Instant Download of Documents and Procedures for the Australian Building and Construction Industry to assist Developers, Builders, Tradespeople and Owner Builders.

What is a Construction Management Plan?

A Construction Management Plan outlines the scope, aims and workings of a construction project.  It acts as the key document for the Project Team, statutory authorities and other stakeholders.

Local Councils recognise that careful management of excavation, demolition and construction are paramount to ensuring that adequate levels of amenity are preserved for residents and other stakeholders.

The objective of a Construction Management Plan (CMP) is to plan ahead for the building phase of a development in order to minimise the impacts on:

  • Neighbours;
  • Nearby residents;
  • Users of public footpaths, roads, bike paths and reserves; 
  • Traffic flow within the surrounding street network;
  • Public parking within the vicinity of the site; and
  • Trees on and surrounding a development site.
A construction management plan outlines the scrope, aims and workings of a project.

A Construction Management Plan helps builders plan for potential interruptions to traffic and impacts on the surrounding environment.


What is incorporated in a Construction Management Plan (CMP)?

Council requires developers to prepare a CMP under certain circumstances that address the following matters where relevant:

  • Noise associated with machinery;
  • Noise associated with voices/workers/radios;
  • Airborne dust;
  • Sediment laden runoff along roads, drains, footpaths;
  • The effectiveness of wash bays in regards to trucks pulling mud sediment out onto roads, tram tracks etc;
  • Damage to assets such as roads, laneways, footpaths, road reserves;
  • Building waste on public land (road reserves, footpaths, laneways); 
  • Onsite building waste, rubbish and debris, unsightly sites, toilets;
  • Vermin associated with on-site building waste;
  • Impact of lane closures on access for other road users;
  • Impact of builders vehicles on parking on existing road networks including illegally parking;
  • The impact of heavily vehicle movements to and from development sites;
  • The operation of cranes; and
  • Construction hours.

Construction Management Plans must be submitted to Council for approval and the measures carried out to Council’s satisfaction.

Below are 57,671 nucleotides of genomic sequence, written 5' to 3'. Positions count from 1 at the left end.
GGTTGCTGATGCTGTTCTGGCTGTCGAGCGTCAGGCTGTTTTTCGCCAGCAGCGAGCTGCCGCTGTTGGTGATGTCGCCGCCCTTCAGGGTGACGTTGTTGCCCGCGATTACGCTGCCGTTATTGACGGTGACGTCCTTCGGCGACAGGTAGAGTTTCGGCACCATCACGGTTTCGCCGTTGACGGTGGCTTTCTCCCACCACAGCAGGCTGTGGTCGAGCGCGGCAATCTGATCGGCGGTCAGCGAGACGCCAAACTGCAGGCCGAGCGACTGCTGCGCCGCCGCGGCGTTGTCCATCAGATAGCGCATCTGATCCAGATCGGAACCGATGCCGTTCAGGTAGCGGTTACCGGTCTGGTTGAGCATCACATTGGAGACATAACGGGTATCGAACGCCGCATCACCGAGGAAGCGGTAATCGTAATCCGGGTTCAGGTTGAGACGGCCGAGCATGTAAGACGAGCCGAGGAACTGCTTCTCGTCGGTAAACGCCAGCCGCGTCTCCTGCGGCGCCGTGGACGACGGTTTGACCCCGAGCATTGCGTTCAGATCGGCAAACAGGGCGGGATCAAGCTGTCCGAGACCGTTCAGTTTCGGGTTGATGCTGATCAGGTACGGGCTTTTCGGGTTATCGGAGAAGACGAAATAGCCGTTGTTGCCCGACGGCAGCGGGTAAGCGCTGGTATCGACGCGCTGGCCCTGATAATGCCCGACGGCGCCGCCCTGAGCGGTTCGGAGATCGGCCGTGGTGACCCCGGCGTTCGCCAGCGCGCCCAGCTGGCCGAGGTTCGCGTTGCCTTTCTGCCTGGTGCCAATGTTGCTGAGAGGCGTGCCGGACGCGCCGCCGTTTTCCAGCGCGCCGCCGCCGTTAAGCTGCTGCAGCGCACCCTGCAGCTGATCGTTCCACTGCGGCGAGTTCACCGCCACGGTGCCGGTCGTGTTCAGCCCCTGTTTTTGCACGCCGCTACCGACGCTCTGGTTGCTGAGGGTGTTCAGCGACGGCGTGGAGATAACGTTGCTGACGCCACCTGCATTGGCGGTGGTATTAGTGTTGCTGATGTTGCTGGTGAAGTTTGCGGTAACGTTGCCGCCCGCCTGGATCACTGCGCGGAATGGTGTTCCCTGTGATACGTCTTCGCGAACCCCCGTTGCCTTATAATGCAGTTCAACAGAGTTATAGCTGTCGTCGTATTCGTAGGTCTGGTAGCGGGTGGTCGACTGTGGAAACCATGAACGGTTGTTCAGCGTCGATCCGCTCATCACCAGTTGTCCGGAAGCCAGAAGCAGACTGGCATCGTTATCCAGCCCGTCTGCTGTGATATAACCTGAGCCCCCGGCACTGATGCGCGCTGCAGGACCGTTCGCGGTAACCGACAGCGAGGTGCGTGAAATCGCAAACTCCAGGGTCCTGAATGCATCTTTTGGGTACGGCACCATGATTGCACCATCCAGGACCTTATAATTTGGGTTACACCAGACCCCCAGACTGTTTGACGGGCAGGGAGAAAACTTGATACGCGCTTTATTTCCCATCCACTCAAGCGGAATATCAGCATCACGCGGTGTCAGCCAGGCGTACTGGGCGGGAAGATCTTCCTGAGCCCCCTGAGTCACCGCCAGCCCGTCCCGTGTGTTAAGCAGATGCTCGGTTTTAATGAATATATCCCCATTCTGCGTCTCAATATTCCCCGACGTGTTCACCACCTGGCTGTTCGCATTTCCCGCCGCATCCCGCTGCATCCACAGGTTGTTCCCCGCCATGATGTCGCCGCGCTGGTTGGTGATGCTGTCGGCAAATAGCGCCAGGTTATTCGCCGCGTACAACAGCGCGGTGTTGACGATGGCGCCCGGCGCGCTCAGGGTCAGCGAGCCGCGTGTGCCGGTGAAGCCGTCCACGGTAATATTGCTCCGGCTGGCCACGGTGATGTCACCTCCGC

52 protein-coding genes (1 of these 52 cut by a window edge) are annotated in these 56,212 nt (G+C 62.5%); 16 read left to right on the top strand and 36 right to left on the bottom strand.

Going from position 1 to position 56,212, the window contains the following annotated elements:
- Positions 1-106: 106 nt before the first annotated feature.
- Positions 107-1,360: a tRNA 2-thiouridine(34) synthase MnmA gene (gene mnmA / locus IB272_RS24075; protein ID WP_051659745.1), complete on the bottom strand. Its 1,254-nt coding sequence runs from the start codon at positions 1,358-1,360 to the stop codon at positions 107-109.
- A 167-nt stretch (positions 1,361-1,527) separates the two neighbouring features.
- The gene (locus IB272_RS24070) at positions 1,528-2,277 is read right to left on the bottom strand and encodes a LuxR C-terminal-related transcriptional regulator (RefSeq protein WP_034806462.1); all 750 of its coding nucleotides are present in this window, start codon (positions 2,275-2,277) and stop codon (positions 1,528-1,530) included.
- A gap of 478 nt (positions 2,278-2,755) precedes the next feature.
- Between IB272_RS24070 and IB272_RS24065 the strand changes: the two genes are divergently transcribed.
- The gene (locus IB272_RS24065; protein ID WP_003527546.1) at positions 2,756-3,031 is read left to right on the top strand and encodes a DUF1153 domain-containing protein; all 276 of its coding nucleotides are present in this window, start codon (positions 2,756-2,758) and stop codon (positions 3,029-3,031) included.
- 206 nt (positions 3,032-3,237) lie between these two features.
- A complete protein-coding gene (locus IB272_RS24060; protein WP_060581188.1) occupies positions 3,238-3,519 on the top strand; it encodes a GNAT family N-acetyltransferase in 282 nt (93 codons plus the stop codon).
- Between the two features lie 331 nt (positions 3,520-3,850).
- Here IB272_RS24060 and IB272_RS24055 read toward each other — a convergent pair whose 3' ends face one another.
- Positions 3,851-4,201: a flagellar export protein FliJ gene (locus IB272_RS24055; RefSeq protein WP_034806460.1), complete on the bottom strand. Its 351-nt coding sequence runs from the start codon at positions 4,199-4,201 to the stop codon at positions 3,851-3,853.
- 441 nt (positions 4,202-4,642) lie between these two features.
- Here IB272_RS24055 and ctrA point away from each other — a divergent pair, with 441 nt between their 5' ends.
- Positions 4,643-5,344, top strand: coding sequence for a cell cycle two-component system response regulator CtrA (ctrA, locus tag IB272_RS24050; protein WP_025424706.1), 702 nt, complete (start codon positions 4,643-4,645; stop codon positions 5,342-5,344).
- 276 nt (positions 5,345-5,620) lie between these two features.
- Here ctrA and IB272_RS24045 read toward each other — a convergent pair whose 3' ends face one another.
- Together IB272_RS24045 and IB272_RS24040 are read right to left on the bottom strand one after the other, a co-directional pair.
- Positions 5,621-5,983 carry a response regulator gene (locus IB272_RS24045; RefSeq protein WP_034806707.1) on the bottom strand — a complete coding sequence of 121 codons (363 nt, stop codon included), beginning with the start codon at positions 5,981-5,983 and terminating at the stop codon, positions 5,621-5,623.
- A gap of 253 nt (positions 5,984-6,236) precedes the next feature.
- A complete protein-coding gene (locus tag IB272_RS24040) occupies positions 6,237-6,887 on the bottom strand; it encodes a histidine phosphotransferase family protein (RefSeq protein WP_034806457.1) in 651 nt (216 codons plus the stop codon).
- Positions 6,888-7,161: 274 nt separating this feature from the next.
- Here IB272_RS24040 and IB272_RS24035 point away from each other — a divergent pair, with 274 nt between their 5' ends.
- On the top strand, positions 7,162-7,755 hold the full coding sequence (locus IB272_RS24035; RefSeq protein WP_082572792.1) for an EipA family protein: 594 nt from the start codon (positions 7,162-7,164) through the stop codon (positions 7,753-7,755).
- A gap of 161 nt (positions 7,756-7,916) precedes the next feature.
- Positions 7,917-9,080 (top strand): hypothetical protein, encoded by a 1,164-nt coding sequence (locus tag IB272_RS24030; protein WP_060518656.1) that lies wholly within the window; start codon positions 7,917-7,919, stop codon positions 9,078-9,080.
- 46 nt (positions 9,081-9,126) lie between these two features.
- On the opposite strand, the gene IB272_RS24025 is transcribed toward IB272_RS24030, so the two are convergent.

Construction Management Plan (CMP) thresholds

A Construction Management Plan may be required to address potential amenity disturbance issues during construction, when one or more of the following apply:

  • The number of proposed dwellings or accommodation (eg. aged care facility) equals 10 or more;
  • A basement is proposed, which requires substantial site excavation;
  • A building three-storeys or greater in scale is proposed to be constructed in a commercial or residential area or is associated with an institutional use;
  • The construction site abuts a main road; and
  • There are specific construction matters to address, such as the site being constrained by limited access.

These criteria are not exclusive and most Councils reserve the right to exercise discretion when determining if and when the requirement for a Construction Management Plan is applied to a development.

The requirement to prepare and submit a Construction Management Plan to Council for approval will be included as a condition of a Development Approval / Planning Permit.

How should Construction Management Plans be used?

All Construction Management Plans are required to address public safety and amenity as well as operating hours, noise, air and dust management, stormwater, sediment control, waste storage and traffic management.  

It is suggested that all builders and developers who intend to undertake work consult with various stakeholders, neighbours and affected property owners as part of the planning permit process. In addition, it is suggested that additional consultation before and during the construction period is carried out to ensure local residents and stakeholders are informed of the type and nature of works and measures to be undertaken to address potential impacts on the local area.

Successful methods of consultation can include the production and distribution of project updates and newsletters, community forums and site tours.  This proactive approach is beneficial in ensuring potentially affected parties are kept informed of upcoming activities and are aware of potential impacts this will have on local amenity. It gives the community a sense of cooperation and understanding with the project(s) as well as limiting complaints.

Where to find a Construction Management Plan template

Builder Assist have developed a compliant Construction Management Plan, written and certified by industry experts.  It is easily downloaded and customisable to your specific project.

Construction Management Plan template instant download

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